Skyping and Facebooking – An Expats Lifeline

August 9, 2010

You know something has become popular when it starts out as a noun and becomes a verb.  Skype, especially for those of us living abroad, has become one of those verbs.  Facebook is another.  I also think that these have become features of life for some retirees that make deciding to retire overseas much easier than it was before.

Case in point:

I ran into a man on the golf course the other day, a Thai living in Wichita, Kansas.  His one dream was to retire and move on back to Thailand.  “Why don’t you, I asked.”  “I have three grandchildren back in Kansas” he said.  “I want to watch them as they grow up.”  (As I write this Wichita is 38°C –  not a place I want to be in the summertime.)

“Being around” for your children and grandchildren is one of the reasons many people give for not picking up and starting a new life abroad.  I can understand that, having recently become a grandpa myself.  So I did like I always do when I am faced with a conundrum.  I presented my question to my personal oracle, “Google”.  “What do parents think about having grandparents around” I asked the holder of all knowledge.

Here is what my Oracle said.  There were lots of complaints that many new parents see “ too much of the grandparents”.  One who was being pressured by her parents to see more of their grandchild said, “I had a child for me and my husband, not for the grandparents.”  When ask the question of “Who knows better?” the answers were pretty mixed “Grandparents. They are older and wiser and are just trying to help.” and “Parents. While grandparents may be older and wiser, they can keep their opinions to themselves.”  It is funny but the first answer seemed to be given mostly by grandparents, the second, by the parents of the child.  I wonder why.  One parent’s response got a little more detailed, “My mom managed to completely UN-potty-train and UN-sleep-train my kid.   In the course of two days, my previously well-disciplined 3-year-old was suddenly pooping in her pants and waking up at all hours of the night.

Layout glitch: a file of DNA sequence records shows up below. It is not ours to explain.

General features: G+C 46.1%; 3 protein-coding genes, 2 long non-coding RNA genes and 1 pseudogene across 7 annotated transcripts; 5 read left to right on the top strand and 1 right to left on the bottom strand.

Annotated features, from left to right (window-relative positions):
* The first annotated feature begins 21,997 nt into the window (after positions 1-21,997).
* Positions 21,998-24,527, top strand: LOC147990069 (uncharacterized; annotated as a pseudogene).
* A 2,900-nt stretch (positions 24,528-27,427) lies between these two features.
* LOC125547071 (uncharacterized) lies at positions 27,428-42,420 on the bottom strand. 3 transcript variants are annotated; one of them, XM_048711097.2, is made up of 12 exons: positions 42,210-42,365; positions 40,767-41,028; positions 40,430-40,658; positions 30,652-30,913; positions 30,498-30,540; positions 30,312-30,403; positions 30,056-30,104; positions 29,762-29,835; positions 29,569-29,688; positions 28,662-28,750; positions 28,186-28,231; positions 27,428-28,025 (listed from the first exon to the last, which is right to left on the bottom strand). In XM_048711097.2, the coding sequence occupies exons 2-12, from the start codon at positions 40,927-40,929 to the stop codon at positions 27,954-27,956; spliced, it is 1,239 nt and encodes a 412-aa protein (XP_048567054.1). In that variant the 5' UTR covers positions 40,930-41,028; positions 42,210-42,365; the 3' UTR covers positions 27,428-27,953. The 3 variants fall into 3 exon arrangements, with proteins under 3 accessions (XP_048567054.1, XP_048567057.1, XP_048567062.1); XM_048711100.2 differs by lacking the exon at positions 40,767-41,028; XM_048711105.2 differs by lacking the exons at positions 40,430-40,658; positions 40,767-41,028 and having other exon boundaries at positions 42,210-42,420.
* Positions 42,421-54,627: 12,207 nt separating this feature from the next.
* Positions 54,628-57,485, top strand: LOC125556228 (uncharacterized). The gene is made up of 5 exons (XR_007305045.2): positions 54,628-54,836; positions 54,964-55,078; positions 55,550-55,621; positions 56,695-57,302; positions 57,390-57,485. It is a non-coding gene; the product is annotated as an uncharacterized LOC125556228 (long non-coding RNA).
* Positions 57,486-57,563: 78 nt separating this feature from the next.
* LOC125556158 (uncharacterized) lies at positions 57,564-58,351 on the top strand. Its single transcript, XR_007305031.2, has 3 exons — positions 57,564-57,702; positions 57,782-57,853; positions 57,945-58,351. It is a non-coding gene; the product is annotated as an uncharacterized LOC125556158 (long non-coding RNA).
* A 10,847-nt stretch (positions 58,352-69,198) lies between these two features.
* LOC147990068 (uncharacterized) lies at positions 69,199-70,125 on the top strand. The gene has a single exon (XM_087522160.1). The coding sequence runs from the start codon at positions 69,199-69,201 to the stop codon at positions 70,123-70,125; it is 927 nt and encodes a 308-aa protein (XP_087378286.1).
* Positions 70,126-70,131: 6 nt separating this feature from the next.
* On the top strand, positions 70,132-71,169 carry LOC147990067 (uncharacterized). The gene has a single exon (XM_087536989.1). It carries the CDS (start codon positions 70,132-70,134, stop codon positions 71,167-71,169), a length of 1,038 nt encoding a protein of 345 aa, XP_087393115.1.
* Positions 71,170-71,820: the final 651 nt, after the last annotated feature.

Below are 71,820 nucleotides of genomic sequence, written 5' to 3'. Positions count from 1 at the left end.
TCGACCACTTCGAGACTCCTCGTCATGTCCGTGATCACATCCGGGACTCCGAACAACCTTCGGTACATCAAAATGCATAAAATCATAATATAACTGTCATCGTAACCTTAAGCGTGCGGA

By the way, there were also lots of children who loved having their parents around to help with the new grandchild.

I don’t want to be considered one of those overbearing, pushy grandparents, and I certainly don’t want to un-potty-train anyone.  But I would like to see my new granddaughter once in a while, and at the same time live my retired years in a place I can afford and which has a lifestyle I love, and never sees a below freezing or a snowy day.

Skype them.

On the day my new granddaughter was born my son called us from his laptop, right from the hospital room.  Right there was my son, our very tired looking daughter-in-law, and little Natalie.

We couldn’t touch her of course, which is probably a good thing.  But we had a nice long talk with the children and lots of “Goo goos”, and “Hellooooos”, and “I’m your Grandpas” to little Natalie.  And if her eyes were working yet she would have seen how happy we were.

Goo goo, gaa ga, Hi, I'm your Grandpa - Skyping Natalie